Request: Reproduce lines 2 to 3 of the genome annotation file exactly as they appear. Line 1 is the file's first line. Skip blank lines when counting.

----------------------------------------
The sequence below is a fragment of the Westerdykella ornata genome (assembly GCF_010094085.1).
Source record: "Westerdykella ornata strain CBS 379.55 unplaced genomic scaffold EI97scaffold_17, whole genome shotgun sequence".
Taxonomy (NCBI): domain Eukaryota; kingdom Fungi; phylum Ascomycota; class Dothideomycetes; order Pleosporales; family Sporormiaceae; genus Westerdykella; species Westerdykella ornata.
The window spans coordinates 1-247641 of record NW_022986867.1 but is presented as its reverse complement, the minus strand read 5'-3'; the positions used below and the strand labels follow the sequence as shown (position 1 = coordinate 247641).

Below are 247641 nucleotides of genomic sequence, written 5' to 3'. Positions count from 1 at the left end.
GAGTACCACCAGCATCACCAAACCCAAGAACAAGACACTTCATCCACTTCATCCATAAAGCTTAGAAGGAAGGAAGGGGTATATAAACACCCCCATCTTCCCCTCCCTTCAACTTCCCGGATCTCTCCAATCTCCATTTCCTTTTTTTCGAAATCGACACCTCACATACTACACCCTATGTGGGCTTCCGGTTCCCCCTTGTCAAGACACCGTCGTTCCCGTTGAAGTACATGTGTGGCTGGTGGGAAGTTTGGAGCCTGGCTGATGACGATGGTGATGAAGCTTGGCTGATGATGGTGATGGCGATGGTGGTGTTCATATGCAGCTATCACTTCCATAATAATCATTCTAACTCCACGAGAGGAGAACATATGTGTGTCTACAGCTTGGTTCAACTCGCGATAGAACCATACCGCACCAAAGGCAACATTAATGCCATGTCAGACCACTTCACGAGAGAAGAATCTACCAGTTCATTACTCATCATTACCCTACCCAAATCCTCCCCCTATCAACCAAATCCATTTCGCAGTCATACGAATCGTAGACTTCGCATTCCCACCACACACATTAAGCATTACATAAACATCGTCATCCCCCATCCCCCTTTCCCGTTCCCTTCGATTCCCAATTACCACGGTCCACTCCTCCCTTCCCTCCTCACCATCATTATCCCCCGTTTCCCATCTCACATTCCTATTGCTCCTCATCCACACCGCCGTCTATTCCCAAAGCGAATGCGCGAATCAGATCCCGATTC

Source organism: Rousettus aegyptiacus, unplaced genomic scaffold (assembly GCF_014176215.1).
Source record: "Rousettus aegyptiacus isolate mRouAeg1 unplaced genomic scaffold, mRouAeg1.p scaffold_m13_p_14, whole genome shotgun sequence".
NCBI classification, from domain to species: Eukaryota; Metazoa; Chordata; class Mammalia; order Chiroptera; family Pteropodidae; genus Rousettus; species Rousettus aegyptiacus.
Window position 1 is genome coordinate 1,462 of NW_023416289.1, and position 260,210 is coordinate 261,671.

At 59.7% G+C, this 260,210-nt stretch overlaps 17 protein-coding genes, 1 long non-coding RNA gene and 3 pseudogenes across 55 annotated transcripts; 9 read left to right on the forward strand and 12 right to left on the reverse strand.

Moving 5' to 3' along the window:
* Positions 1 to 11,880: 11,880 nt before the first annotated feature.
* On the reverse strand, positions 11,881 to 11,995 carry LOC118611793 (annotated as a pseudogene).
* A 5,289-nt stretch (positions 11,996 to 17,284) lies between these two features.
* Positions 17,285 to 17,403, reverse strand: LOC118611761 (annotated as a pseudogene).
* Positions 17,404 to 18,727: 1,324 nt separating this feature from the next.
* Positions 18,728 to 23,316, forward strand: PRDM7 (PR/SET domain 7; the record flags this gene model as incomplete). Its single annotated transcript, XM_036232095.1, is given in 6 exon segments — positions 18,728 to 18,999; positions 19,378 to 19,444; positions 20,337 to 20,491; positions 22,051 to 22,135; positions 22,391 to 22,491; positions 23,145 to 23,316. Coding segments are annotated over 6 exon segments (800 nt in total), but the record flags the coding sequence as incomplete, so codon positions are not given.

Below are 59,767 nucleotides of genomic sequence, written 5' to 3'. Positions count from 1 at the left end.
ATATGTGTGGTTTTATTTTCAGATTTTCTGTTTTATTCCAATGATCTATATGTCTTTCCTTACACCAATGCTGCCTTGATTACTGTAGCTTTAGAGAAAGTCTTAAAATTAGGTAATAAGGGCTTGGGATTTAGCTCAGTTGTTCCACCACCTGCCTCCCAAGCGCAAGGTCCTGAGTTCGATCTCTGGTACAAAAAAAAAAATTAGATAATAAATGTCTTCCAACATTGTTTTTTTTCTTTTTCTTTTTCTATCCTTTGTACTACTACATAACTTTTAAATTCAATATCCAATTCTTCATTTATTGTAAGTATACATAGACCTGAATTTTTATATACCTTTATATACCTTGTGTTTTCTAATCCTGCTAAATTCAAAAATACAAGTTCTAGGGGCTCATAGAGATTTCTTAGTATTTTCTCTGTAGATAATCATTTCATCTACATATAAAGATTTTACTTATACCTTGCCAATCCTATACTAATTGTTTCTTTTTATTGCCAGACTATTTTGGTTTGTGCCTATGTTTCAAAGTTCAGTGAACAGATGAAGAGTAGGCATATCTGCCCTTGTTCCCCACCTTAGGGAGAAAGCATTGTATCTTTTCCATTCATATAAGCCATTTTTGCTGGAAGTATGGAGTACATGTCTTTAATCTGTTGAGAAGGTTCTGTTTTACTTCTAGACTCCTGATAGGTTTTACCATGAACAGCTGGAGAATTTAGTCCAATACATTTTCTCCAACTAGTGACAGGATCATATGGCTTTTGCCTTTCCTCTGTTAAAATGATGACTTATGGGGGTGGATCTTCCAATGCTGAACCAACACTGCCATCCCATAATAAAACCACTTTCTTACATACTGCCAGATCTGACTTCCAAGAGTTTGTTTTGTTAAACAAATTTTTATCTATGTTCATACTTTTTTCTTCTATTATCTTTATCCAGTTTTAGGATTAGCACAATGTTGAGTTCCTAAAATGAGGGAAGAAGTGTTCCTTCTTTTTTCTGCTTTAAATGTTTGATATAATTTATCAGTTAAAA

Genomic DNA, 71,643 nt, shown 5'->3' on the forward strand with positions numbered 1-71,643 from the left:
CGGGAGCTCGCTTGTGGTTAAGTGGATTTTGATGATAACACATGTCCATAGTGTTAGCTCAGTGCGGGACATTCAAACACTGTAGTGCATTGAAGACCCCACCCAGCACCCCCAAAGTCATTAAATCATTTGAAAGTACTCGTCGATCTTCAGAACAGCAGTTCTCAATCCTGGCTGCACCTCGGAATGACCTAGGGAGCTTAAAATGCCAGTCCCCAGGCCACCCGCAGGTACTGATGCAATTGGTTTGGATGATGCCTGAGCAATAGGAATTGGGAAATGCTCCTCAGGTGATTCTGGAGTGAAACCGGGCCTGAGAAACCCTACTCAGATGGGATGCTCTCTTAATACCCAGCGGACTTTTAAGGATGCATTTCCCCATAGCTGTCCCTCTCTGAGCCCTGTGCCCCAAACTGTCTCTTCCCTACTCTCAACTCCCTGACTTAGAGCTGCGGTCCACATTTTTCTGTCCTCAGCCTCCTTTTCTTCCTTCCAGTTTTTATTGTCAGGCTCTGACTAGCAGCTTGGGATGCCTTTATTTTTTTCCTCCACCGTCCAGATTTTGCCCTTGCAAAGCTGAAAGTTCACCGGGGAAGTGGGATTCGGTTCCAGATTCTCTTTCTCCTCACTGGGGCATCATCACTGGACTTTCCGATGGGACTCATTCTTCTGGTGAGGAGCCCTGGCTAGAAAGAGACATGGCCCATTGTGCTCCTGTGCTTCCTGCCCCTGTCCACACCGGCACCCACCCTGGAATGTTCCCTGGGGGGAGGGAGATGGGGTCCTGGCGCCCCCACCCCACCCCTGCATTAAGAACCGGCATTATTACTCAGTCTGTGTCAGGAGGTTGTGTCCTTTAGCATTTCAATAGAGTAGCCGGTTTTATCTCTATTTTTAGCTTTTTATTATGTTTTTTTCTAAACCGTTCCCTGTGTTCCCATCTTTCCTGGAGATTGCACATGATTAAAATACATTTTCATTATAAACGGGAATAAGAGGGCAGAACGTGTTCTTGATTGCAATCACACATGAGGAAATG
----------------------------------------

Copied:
Source record: "Westerdykella ornata strain CBS 379.55 unplaced genomic scaffold EI97scaffold_17, whole genome shotgun sequence".
Taxonomy (NCBI): domain Eukaryota; kingdom Fungi; phylum Ascomycota; class Dothideomycetes; order Pleosporales; family Sporormiaceae; genus Westerdykella; species Westerdykella ornata.